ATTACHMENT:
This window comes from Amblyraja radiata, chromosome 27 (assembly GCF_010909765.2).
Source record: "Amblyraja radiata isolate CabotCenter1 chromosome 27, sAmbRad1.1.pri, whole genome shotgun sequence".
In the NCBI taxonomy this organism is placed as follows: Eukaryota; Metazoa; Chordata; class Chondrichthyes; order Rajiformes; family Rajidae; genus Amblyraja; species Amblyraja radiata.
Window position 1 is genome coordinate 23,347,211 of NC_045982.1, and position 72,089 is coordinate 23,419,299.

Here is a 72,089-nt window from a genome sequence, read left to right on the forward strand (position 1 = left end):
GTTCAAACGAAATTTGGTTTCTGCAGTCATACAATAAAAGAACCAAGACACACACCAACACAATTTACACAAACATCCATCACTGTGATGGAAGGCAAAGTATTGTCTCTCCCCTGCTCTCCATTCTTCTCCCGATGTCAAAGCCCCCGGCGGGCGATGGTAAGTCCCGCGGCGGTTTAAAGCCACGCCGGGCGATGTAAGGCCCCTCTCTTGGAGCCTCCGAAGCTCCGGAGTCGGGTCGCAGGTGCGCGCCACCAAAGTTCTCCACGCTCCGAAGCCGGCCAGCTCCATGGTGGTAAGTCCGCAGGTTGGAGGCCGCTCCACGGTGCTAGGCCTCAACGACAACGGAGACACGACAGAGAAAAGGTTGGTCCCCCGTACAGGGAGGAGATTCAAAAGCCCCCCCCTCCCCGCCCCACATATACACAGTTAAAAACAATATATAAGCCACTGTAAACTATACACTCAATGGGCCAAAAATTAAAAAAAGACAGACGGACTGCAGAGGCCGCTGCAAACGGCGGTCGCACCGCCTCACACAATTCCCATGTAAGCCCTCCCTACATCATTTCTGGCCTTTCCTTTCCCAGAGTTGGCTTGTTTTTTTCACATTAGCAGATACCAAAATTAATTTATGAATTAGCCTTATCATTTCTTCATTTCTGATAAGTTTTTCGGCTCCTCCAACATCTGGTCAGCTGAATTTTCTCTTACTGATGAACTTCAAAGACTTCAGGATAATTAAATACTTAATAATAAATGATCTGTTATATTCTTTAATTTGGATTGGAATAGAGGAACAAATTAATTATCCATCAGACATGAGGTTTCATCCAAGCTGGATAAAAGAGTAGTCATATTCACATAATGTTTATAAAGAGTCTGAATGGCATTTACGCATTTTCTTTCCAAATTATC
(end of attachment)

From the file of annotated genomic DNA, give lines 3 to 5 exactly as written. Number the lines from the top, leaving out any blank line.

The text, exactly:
In the NCBI taxonomy this organism is placed as follows: Eukaryota; Metazoa; Chordata; class Chondrichthyes; order Rajiformes; family Rajidae; genus Amblyraja; species Amblyraja radiata.
Window position 1 is genome coordinate 23,347,211 of NC_045982.1, and position 72,089 is coordinate 23,419,299.

Here is a 72,089-nt window from a genome sequence, read left to right on the forward strand (position 1 = left end):